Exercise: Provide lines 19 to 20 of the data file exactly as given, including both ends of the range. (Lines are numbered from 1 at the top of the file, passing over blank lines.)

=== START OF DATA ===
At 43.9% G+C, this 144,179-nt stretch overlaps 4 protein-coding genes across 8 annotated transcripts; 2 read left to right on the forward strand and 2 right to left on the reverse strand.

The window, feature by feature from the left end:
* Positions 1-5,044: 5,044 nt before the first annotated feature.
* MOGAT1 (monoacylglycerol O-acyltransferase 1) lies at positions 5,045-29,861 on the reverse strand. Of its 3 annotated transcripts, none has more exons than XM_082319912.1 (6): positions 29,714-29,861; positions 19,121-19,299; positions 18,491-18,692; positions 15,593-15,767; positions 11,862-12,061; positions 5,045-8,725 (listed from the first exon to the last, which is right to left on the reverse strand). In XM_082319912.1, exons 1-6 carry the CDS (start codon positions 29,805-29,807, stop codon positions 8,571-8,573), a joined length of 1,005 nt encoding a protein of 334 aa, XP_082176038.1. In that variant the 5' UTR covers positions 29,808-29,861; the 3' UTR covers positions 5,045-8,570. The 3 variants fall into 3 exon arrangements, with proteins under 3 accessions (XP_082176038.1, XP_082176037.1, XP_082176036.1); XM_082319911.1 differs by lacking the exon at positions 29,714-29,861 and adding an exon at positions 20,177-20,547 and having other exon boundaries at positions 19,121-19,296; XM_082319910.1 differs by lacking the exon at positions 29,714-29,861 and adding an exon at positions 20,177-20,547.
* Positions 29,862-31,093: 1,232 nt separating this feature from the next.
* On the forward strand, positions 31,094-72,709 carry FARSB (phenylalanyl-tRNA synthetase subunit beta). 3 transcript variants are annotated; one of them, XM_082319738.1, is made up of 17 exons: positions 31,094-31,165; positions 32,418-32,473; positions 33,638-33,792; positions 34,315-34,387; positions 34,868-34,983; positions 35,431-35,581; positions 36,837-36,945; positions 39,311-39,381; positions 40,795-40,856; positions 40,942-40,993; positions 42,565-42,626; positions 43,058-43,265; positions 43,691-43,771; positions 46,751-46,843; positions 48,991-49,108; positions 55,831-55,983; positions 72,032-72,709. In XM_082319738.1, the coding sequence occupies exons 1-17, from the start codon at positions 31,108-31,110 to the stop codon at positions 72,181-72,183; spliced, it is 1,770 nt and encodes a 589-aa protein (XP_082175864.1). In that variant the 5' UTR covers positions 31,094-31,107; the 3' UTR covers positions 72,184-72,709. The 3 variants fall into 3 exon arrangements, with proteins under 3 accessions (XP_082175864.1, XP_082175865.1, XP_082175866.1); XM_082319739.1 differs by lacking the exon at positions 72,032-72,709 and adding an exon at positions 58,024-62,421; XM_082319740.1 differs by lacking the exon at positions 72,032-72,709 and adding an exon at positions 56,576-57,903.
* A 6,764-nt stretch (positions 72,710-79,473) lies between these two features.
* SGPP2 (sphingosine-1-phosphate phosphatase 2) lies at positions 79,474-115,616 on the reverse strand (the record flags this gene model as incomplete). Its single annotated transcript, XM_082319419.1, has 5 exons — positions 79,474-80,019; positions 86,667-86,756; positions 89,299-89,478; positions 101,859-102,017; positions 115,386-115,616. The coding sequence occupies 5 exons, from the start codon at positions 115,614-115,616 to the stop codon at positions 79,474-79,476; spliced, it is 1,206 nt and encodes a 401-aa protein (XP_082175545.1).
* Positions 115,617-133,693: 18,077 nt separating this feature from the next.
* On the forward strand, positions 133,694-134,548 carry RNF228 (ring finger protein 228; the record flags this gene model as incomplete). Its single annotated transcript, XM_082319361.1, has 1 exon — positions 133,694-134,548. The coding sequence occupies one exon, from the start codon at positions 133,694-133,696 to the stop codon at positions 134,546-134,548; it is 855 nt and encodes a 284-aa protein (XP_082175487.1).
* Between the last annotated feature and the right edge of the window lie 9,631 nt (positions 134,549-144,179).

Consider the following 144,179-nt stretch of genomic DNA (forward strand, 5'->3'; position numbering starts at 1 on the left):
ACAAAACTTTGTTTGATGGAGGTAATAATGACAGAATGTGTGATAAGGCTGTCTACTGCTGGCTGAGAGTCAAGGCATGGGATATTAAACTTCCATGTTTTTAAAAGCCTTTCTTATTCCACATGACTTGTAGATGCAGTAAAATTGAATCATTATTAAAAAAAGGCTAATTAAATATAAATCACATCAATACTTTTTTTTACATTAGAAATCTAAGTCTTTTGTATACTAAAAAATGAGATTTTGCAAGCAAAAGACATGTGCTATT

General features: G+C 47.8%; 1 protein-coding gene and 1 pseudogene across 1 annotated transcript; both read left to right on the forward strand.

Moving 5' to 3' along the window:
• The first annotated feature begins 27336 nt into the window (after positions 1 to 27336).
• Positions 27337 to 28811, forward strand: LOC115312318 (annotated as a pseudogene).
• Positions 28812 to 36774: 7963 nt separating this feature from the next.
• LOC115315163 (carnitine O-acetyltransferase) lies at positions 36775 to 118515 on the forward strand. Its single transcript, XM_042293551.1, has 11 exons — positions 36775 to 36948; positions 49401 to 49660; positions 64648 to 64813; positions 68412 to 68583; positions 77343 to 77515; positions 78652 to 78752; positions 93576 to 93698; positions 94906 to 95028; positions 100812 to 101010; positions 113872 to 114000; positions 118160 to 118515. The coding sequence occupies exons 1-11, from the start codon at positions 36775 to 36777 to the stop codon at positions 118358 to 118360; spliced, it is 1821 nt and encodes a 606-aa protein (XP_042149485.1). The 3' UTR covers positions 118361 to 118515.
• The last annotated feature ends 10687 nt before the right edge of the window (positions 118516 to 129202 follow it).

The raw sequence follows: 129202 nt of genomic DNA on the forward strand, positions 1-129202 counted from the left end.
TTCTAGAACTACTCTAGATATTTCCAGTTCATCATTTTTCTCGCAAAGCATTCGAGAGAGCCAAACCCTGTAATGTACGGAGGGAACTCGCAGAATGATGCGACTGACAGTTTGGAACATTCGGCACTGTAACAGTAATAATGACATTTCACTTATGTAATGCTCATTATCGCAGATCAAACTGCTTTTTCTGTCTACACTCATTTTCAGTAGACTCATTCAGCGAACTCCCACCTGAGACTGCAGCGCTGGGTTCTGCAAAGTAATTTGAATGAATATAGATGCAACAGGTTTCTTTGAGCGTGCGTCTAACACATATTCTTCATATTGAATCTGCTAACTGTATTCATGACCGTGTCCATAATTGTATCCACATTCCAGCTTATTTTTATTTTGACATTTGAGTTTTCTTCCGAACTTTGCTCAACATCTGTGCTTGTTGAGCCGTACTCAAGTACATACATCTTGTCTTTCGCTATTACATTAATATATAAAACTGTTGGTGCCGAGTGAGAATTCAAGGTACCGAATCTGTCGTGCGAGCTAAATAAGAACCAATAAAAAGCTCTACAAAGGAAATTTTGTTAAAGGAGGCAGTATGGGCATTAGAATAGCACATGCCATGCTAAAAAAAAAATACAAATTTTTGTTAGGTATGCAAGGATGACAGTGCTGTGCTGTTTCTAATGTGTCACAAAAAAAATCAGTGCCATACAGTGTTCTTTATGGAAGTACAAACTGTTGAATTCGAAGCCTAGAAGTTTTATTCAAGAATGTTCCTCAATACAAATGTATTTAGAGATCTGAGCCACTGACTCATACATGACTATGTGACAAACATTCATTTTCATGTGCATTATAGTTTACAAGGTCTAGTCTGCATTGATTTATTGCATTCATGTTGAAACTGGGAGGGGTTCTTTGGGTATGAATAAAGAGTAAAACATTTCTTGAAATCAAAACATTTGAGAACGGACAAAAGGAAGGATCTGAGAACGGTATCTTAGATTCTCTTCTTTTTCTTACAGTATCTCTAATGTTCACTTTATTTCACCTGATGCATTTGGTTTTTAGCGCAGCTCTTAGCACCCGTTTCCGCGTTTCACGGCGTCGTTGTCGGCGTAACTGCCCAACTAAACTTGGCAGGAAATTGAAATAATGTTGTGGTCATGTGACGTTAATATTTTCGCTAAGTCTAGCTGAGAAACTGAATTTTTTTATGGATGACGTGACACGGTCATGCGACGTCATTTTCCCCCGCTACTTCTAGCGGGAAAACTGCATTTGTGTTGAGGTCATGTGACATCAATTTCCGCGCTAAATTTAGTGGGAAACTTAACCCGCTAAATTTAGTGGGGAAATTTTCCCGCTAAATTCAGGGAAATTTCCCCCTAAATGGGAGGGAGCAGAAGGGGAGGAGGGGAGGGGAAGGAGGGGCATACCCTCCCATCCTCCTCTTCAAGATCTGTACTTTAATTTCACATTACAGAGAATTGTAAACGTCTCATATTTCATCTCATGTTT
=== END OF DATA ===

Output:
• LOC115315163 (carnitine O-acetyltransferase) lies at positions 36775 to 118515 on the forward strand. Its single transcript, XM_042293551.1, has 11 exons — positions 36775 to 36948; positions 49401 to 49660; positions 64648 to 64813; positions 68412 to 68583; positions 77343 to 77515; positions 78652 to 78752; positions 93576 to 93698; positions 94906 to 95028; positions 100812 to 101010; positions 113872 to 114000; positions 118160 to 118515. The coding sequence occupies exons 1-11, from the start codon at positions 36775 to 36777 to the stop codon at positions 118358 to 118360; spliced, it is 1821 nt and encodes a 606-aa protein (XP_042149485.1). The 3' UTR covers positions 118361 to 118515.
• The last annotated feature ends 10687 nt before the right edge of the window (positions 118516 to 129202 follow it).